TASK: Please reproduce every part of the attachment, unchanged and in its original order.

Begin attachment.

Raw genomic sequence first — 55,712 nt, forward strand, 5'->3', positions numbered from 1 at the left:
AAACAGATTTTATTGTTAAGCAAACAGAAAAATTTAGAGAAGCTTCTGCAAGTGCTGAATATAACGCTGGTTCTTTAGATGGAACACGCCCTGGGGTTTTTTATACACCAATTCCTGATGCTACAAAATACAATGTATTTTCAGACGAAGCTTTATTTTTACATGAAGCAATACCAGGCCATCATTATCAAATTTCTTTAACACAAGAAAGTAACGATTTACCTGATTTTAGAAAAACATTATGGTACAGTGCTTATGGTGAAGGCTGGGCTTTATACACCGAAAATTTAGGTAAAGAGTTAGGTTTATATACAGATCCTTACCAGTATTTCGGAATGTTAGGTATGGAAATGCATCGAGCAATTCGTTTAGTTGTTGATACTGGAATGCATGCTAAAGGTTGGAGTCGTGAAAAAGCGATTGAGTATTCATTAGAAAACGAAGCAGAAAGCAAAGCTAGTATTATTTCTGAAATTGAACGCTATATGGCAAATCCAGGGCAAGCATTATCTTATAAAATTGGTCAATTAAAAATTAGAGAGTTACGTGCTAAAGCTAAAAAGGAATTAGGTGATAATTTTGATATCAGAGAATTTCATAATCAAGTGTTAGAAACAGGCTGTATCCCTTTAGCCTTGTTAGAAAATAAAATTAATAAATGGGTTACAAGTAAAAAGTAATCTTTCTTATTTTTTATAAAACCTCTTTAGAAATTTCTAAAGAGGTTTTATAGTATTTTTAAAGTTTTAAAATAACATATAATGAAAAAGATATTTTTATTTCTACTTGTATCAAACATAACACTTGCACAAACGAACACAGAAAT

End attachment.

Raw genomic sequence first — 55,712 nt, forward strand, 5'->3', positions numbered from 1 at the left:
AAACAGATTTTATTGTTAAGCAAACAGAAAAATTTAGAGAAGCTTCTGCAAGTGCTGAATATAACGCTGGTTCTTTAGATGGAACACGCCCTGGGGTTTTTTATACACCAATTCCTGATGCTACAAAATACAATGTATTTTCAGACGAAGCTTTATTTTTACATGAAGCAATACCAGGCCATCATTATCAAATTTCTTTAACACAAGAAAGTAACGATTTACCTGATTTTAGAAAAACATTATGGTACAGTGCTTATGGTGAAGGCTGGGCTTTATACACCGAAAATTTAGGTAAAGAGTTAGGTTTATATACAGATCCTTACCAGTATTTCGGAATGTTAGGTATGGAAATGCATCGAGCAATTCGTTTAGTTGTTGATACTGGAATGCATGCTAAAGGTTGGAGTCGTGAAAAAGCGATTGAGTATTCATTAGAAAACGAAGCAGAAAGCAAAGCTAGTATTATTTCTGAAATTGAACGCTATATGGCAAATCCAGGGCAAGCATTATCTTATAAAATTGGTCAATTAAAAATTAGAGAGTTACGTGCTAAAGCTAAAAAGGAATTAGGTGATAATTTTGATATCAGAGAATTTCATAATCAAGTGTTAGAAACAGGCTGTATCCCTTTAGCCTTGTTAGAAAATAAAATTAATAAATGGGTTACAAGTAAAAAGTAATCTTTCTTATTTTTTATAAAACCTCTTTAGAAATTTCTAAAGAGGTTTTATAGTATTTTTAAAGTTTTAAAATAACATATAATGAAAAAGATATTTTTATTTCTACTTGTATCAAACATAACACTTGCACAAACGAACACAGAAAT